The popularity of tattoos has skyrocketed during the last decades and the incidence rates of skin cancer and lymphoma have increased during the same period of time. The high prevalence of tattoos, 17% in Sweden, has brought safety concerns into the spotlight. There are plausible mechanisms through which the pigments in tattoo ink might act as a risk factor for cancer, but the long-term health effects have never been investigated.

For the first time ever, we will explore the associations between tattoos and malignant melanoma, squamous-cell carcinoma and lymphoma and answer whether having tattoos is associated with an increased risk of cancer. We will also develop a methodological framework for objective exposure assessment based on mathematical image analysis.

The research builds on three large-scale national questionnaires. We will identify cancer patients in the age span 20-55 years of age in the Swedish Cancer Registry and draw random controls from the Population Register. The study participants will be asked to anwer questions regarding tattoos and factors that might confound or modify the studied associations.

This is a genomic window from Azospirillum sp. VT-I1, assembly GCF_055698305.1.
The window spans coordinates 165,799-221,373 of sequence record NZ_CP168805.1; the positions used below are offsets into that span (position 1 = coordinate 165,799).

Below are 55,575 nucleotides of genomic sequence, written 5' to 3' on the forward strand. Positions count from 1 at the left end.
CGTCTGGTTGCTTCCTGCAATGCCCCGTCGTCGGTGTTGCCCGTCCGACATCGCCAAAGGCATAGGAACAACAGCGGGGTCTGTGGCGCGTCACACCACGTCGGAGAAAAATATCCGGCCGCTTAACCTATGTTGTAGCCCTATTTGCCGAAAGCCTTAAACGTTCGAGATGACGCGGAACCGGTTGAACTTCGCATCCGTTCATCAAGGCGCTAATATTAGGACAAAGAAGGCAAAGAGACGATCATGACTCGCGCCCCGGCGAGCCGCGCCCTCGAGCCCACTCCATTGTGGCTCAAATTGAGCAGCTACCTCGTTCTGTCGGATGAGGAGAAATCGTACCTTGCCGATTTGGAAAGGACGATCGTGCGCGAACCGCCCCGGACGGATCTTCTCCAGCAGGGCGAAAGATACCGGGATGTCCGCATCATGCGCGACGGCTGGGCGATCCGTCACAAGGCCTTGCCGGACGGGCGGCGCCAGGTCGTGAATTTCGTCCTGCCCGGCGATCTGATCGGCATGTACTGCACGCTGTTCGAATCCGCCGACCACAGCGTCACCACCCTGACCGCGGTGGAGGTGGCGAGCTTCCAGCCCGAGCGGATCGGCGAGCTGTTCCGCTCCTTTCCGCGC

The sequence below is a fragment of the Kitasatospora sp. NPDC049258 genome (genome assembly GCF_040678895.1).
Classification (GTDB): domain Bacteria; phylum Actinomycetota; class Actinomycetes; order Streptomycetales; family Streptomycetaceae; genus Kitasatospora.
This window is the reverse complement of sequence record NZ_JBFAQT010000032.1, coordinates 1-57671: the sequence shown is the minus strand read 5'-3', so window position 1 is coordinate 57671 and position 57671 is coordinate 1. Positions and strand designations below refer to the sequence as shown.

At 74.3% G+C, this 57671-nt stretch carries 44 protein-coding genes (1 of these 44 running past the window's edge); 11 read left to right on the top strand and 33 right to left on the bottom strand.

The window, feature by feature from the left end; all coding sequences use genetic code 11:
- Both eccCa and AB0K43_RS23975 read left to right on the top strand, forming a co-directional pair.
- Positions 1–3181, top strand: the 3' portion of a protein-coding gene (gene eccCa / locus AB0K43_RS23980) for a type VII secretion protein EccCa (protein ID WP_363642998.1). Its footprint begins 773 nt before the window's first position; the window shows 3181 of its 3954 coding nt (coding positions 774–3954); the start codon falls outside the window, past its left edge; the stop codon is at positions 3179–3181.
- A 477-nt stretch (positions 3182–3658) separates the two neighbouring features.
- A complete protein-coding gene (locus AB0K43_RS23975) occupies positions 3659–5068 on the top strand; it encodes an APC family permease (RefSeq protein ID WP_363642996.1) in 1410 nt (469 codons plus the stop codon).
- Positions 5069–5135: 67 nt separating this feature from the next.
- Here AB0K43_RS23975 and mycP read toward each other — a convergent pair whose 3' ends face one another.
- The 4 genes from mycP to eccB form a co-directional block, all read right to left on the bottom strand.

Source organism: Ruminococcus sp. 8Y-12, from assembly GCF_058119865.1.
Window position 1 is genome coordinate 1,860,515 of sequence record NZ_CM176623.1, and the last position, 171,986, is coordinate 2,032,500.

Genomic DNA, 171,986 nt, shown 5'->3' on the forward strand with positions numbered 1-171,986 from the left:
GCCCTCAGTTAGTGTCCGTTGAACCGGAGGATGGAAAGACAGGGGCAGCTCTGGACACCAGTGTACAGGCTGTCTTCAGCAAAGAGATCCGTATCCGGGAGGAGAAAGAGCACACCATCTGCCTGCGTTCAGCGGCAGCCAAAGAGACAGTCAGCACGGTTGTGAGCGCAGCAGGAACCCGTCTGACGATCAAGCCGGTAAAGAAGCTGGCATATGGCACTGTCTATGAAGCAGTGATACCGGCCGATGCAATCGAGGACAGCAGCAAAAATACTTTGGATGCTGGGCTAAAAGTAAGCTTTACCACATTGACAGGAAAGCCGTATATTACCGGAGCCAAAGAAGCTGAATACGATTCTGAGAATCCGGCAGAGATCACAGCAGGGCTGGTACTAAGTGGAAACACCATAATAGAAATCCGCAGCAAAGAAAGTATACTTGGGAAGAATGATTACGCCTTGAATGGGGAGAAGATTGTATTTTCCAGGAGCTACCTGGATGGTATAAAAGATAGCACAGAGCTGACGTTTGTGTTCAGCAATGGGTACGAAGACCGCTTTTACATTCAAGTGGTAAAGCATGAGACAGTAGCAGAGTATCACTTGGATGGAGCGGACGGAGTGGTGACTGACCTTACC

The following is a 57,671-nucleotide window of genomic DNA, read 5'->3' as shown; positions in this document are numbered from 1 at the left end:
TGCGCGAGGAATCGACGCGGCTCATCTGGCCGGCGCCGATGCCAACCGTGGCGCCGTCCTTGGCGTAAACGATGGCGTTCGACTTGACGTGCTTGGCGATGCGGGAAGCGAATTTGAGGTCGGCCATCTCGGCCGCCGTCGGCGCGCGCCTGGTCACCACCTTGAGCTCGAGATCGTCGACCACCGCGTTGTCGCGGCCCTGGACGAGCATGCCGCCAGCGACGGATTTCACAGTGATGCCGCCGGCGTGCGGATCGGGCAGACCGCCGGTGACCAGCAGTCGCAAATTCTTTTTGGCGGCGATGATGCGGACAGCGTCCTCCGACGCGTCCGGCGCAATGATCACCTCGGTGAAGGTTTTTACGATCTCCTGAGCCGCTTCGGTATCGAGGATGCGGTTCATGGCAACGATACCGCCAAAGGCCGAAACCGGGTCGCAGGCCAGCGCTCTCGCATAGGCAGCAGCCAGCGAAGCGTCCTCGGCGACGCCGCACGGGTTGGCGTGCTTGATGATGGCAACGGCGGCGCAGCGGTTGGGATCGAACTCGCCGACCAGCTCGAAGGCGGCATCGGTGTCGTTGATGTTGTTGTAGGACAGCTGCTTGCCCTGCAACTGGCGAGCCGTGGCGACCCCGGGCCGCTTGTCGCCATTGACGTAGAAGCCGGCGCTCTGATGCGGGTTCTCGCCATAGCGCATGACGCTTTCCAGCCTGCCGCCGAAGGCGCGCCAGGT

The research will fill a substantial knowledge gap. From a public health perspective, the high prevalence of tattoos implies that even a small increase in risk will have significant impact on the population. This concern will be amplified in the future as the tattooed age group grows older.

The project is funded by Forte and The Craaford Foundation.
Gällande start-/slutdatum2019/01/012022/12/31

Ämnesklassifikation (UKÄ)

  • Medicin och hälsovetenskap